Monday, November 26, 2012

I Read Books And Such

Tucson Weather Today


I ran headfirst into the description of a novel (Kindle Edition) titled Gilead. It was written by Marilynne Robinson. a novelist I had never heard of until now. In the Kindle Store I read a bit from it in the Look Inside section that Amazon provides for those of us who need some assurance that what we buy in the way of books, if not clear and direct writing, is at least understandable and not one of those symbolic flights of fancy composed by some self-important intellectual who commands attention to imaginative  fairy tale emotional ramblings.

From the brief sample provided, Gilead seems to be eminently understandable, and although I hesitate to spend the $9.99 asking price, I am pretty sure I will do so, eventually if not immediately. But I have often found that if I do not do it at once, I put it off and put it off until I have lost interest, or some other arising pursuit has dampened the existing urgency. I have missed many opportunities by hesitancy to part with that which is, in overall reality, merely a pittance.

The story of Gilead is the story of a 76 year old preacher who is also the son of a preacher and is writing a series of letters to his seven year old son. And that's enough about the story. But below is a single paragraph excerpted from it.

I saw a bubble float past my window, fat and wobbly and ripening toward that dragonfly blue they turn just before they burst. So I looked down at the yard and there you were, you and your mother, blowing bubbles at the cat, such a barrage of them that the poor beast was beside herself at the glut of opportunity. She was actually leaping in the air, our insouciant Soapy! Some of the bubbles drifted up through the branches, even above the trees. You two were too intent on the cat to see the celestial consequences of your worldly endeavors. They were very lovely. Your mother is wearing her blue dress and you are wearing your red shirt and you were kneeling on the ground together with Soapy between and that effulgence of bubbles rising, and so much laughter. Ah, this life, this world.

Hm. I will probably buy the book.



effulgence [ih-fuhl-juhns]
a brilliant radiance; a shining forth.



Rich Little
Birthday: November 26, 1938
Age: 74 years old

Richard Caruthers "Rich" Little is a Canadian-American impressionist and voice actor. He has been known nicknamed "The Man of a Thousand Voices" (a title also bestowed upon voice actor Mel Blanc).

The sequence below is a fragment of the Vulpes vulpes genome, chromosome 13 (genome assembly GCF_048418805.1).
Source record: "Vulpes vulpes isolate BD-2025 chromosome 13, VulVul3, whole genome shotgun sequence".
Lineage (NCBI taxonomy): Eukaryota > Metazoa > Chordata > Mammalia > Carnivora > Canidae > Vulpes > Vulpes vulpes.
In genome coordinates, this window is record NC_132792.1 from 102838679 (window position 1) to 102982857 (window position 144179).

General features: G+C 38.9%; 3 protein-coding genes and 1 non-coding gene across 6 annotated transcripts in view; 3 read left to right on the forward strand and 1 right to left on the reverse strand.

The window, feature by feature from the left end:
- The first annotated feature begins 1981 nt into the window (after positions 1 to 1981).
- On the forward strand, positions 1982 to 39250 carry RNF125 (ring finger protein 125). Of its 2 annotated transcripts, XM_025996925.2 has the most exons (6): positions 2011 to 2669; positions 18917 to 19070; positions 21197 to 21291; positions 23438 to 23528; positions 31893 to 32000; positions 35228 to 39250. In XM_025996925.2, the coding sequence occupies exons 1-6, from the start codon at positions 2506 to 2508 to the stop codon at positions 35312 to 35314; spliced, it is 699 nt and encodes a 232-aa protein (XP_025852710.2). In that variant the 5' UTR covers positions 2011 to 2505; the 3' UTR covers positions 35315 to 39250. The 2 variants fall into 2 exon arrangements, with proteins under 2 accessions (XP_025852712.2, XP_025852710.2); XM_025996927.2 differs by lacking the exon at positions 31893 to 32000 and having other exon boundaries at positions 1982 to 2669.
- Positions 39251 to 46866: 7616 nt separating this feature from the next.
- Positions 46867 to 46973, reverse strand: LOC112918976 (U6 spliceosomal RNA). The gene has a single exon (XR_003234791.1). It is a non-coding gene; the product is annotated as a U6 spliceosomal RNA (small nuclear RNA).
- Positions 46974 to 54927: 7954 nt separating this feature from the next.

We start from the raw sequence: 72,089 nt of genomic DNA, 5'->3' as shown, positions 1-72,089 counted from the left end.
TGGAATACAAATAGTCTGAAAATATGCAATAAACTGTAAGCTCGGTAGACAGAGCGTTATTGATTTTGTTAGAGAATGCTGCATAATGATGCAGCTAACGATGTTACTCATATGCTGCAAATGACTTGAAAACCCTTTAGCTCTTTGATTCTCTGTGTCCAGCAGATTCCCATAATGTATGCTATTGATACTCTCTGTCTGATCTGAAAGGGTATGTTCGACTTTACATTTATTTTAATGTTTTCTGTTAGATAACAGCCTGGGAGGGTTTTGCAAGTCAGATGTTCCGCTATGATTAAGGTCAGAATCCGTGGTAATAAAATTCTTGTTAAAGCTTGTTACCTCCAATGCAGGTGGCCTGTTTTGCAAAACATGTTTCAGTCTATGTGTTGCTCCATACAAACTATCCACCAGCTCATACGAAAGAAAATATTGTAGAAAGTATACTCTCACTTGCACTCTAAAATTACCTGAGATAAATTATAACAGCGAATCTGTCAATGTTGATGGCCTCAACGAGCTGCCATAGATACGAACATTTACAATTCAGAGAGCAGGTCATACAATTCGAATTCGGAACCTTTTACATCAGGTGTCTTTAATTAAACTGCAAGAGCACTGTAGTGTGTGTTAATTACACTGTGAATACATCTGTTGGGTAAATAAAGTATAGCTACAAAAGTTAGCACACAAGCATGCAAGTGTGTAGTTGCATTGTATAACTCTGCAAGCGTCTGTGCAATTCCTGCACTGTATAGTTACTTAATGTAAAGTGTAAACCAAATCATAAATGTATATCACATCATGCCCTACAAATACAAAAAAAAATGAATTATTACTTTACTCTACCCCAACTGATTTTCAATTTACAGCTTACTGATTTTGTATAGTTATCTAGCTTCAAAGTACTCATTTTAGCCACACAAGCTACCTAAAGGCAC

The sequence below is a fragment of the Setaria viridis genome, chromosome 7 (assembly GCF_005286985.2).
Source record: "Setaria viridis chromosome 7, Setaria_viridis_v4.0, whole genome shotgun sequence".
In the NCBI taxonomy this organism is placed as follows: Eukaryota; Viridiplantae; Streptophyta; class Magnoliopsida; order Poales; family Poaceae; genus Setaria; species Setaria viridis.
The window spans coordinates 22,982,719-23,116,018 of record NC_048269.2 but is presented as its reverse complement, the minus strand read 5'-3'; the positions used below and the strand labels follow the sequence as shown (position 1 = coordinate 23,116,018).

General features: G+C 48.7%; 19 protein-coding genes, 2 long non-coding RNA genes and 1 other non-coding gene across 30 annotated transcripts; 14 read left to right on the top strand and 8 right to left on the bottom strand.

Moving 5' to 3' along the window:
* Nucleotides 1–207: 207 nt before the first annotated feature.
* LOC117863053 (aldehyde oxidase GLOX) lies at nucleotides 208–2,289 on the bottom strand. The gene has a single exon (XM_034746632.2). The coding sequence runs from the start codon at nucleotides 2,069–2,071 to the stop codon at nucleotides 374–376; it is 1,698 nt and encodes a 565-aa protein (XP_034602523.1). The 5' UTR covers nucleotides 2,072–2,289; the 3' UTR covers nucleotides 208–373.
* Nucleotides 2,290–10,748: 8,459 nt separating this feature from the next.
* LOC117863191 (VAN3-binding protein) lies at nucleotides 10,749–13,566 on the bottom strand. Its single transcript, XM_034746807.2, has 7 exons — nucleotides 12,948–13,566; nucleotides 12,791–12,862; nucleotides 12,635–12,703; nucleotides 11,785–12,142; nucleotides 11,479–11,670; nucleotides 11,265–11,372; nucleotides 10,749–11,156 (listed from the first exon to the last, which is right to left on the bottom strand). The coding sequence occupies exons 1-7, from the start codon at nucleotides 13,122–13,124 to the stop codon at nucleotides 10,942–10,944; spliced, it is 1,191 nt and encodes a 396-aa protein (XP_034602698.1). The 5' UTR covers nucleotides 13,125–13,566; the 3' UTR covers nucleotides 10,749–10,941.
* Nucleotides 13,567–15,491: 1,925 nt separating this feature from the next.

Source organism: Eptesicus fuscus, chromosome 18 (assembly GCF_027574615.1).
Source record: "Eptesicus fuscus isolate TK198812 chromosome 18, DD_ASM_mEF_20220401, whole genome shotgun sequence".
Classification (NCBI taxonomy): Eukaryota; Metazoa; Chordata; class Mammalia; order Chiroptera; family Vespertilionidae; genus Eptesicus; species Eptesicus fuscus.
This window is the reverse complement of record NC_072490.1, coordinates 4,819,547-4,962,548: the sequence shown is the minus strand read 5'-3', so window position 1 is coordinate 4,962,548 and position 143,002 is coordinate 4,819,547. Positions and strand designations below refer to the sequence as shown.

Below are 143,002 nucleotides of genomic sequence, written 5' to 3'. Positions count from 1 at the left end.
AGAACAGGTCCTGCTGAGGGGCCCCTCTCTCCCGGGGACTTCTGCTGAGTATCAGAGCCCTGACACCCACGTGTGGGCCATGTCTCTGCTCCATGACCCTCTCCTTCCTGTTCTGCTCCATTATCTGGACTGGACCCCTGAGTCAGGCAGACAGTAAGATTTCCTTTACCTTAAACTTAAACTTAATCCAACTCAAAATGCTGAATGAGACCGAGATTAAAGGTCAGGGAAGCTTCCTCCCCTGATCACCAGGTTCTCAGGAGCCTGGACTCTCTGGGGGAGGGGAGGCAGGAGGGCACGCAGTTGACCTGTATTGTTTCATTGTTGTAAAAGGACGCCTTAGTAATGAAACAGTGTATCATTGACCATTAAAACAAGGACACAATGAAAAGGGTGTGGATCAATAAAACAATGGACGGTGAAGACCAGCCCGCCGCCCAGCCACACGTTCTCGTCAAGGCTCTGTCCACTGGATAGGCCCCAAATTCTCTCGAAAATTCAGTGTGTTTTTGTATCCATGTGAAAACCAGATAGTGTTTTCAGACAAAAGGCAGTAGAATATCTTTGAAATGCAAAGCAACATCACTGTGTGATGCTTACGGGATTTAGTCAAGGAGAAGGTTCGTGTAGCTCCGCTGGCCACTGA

Born: November 26, 1939
Age: 73 years old
Anna Mae Bullock, better known by her stage name Tina Turner, is an American singer whose career has spanned more than half a century, earning her widespread recognition and numerous awards. Turner started out her music career in the mid-1950s as a featured singer with Ike Turner's Kings of Rhythm, first recording in 1958 under the name Little Ann with the song, "Box Top". Her introduction to the public as Tina Turner began in the early 1960s with Ike as a member of the Ike & Tina Turner Revue. Success followed with a string of notable hits including "River Deep – Mountain High" (1966) and "Proud Mary" (1971).

Born: November 26, 1922
Died: February 12, 2000

Charles Monroe Schulz, nicknamed Sparky, was an American cartoonist, whose comic strip Peanuts proved one of the most popular and influential in the history of the medium and is still widely reprinted on a daily basis.

Born November 26, 1933
Died: October 30, 2007

Robert Gerard Goulet was a Canadian-American singer and actor. He is probably best known for originating the role of Lancelot in the 1960 Broadway musical Camelot and his numerous appearances in Las Vegas.


"I began what amounted to an effort to reeducate myself. After all those years of school, I felt there was little I knew that I could trust, and I did not want my books to be one more tributary to the sea of nonsense that really is what most conventional wisdom amounts to."
--Marilynne Robinson


  1. Dear Clear and Direct Gene,

    Please, might you offer me the name of an of an author who specializes in creating symbolic flights of fancy composed by some self-important intellectual who commands attention to imaginative fairy tale emotional ramblings?

    I'm chuckling.

    Thanks for the entertainment.


    1. If hard pressed I am sure I could come up with a name for such an author, but since you are chuckling it seems to me that I am merely being gently goaded. Surely an author such as described exists somewhere or somewhen, even if that be within my imagination only. Perhaps as the apotheosis of the type of writing I hold dear but am ever unable to intellectually understand and therefore must criticize.

      Suppose that's it?

  2. No, good friend, I wasn't goading you. I've come to appreciate your outlook on life, as you express it, even when you tickle my funny bone. And Gene, you "intellectually" understand as much as anyone I know. So, I'll give you my example of a writer whose one flight of fancy -- so admired by many a putative expert -- I consider to be absolute nonsense. James Joyce, whose Dubliners as clear and direct as Chekov's work, wrote a thick and incomprehensible weighty tome of a doorstop with Ulysses.